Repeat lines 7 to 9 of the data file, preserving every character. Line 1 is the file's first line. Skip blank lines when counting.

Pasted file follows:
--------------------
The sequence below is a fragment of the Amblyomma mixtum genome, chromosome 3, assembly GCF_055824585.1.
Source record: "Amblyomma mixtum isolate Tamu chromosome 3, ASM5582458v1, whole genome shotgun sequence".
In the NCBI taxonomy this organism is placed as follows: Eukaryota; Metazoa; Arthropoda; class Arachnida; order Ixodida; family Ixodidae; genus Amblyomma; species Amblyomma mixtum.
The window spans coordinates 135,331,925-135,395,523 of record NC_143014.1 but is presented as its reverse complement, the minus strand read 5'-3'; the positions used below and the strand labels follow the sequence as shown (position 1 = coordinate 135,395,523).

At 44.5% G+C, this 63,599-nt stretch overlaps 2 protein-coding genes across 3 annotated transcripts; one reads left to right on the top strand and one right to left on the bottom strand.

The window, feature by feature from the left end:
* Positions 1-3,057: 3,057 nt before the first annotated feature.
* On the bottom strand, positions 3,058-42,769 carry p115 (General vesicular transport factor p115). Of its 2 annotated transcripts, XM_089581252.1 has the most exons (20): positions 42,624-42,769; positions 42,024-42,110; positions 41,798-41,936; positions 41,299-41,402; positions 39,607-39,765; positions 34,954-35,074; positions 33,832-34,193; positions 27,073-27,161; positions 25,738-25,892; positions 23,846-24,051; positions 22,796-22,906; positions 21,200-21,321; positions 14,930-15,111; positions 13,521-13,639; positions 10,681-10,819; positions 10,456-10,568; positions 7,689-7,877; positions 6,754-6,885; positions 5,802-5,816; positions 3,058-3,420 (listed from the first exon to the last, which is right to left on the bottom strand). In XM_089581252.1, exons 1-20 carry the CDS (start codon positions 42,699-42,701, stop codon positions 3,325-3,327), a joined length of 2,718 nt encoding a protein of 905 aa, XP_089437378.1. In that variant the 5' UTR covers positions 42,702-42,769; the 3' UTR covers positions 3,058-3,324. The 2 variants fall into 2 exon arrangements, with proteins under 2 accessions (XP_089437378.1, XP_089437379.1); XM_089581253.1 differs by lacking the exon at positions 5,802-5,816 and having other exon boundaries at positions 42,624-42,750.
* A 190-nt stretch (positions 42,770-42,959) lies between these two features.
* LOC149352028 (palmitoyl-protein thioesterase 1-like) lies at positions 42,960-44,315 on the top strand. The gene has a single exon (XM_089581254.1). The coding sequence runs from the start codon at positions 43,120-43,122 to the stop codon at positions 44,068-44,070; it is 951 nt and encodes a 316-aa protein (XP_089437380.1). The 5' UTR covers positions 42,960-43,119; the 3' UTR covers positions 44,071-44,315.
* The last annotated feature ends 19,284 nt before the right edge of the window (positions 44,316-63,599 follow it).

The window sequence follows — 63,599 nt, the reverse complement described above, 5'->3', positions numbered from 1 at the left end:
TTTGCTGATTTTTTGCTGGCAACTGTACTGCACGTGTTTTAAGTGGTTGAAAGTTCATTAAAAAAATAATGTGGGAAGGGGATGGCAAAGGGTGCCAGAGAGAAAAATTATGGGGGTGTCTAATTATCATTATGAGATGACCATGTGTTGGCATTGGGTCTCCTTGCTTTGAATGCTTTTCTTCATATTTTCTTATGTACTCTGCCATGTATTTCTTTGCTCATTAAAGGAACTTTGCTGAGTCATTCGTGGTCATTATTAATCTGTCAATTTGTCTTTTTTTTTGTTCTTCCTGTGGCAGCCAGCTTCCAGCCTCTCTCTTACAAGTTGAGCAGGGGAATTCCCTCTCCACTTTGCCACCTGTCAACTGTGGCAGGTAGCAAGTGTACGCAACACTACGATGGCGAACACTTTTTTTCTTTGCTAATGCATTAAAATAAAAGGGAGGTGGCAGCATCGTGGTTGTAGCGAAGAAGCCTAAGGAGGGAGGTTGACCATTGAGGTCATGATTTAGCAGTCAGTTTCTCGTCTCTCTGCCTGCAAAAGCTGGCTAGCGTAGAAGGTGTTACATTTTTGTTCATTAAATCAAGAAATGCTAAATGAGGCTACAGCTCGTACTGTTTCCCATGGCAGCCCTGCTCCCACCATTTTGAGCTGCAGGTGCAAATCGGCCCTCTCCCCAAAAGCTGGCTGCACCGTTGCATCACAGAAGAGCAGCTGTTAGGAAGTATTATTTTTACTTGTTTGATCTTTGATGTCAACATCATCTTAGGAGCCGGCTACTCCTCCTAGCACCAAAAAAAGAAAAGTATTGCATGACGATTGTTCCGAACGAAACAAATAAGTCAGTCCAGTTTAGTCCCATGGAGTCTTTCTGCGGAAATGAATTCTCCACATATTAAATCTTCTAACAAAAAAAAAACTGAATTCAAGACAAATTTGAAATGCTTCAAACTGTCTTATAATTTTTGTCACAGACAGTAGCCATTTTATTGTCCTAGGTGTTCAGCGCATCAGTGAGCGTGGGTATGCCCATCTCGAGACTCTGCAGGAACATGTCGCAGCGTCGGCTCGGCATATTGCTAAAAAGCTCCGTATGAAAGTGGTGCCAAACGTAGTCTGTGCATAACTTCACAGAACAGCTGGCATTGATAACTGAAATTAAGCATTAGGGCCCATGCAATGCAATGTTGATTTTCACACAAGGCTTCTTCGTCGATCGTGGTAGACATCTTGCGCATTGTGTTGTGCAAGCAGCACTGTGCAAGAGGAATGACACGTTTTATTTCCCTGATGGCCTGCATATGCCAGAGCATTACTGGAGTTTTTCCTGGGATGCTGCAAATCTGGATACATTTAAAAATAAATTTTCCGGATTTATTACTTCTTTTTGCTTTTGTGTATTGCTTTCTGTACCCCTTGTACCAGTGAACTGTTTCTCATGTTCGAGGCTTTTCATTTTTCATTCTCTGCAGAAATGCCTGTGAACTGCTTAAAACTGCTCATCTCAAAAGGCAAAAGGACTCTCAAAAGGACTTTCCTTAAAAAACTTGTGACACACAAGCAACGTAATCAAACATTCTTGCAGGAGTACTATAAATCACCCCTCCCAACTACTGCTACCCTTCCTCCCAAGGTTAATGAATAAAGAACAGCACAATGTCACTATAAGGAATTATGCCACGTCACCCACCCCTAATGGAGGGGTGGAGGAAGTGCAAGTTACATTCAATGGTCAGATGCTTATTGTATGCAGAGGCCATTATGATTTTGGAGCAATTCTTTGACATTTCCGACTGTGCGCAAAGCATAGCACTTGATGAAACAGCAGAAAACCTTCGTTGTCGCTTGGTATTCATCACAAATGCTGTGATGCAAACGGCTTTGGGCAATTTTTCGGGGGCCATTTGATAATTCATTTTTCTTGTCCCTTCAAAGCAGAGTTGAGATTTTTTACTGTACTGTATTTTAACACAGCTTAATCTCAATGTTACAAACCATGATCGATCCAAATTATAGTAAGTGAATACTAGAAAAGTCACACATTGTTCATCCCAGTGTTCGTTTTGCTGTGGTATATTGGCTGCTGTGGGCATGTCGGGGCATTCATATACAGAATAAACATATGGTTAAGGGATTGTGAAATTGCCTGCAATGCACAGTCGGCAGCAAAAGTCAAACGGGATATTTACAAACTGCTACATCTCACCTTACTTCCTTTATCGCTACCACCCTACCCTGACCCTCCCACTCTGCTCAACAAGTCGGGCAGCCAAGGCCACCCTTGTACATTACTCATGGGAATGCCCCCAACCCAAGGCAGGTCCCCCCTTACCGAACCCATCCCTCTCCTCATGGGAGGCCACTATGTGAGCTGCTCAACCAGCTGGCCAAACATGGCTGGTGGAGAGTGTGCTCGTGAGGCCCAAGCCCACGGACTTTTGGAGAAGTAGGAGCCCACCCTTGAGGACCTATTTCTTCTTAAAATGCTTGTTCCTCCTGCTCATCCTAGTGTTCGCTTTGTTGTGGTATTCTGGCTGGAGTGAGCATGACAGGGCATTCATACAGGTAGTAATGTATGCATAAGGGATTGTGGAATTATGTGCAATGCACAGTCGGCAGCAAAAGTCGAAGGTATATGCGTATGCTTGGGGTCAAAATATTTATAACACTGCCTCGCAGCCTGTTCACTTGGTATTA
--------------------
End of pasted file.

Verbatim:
* Positions 1-3,057: 3,057 nt before the first annotated feature.
* On the bottom strand, positions 3,058-42,769 carry p115 (General vesicular transport factor p115). Of its 2 annotated transcripts, XM_089581252.1 has the most exons (20): positions 42,624-42,769; positions 42,024-42,110; positions 41,798-41,936; positions 41,299-41,402; positions 39,607-39,765; positions 34,954-35,074; positions 33,832-34,193; positions 27,073-27,161; positions 25,738-25,892; positions 23,846-24,051; positions 22,796-22,906; positions 21,200-21,321; positions 14,930-15,111; positions 13,521-13,639; positions 10,681-10,819; positions 10,456-10,568; positions 7,689-7,877; positions 6,754-6,885; positions 5,802-5,816; positions 3,058-3,420 (listed from the first exon to the last, which is right to left on the bottom strand). In XM_089581252.1, exons 1-20 carry the CDS (start codon positions 42,699-42,701, stop codon positions 3,325-3,327), a joined length of 2,718 nt encoding a protein of 905 aa, XP_089437378.1. In that variant the 5' UTR covers positions 42,702-42,769; the 3' UTR covers positions 3,058-3,324. The 2 variants fall into 2 exon arrangements, with proteins under 2 accessions (XP_089437378.1, XP_089437379.1); XM_089581253.1 differs by lacking the exon at positions 5,802-5,816 and having other exon boundaries at positions 42,624-42,750.
* A 190-nt stretch (positions 42,770-42,959) lies between these two features.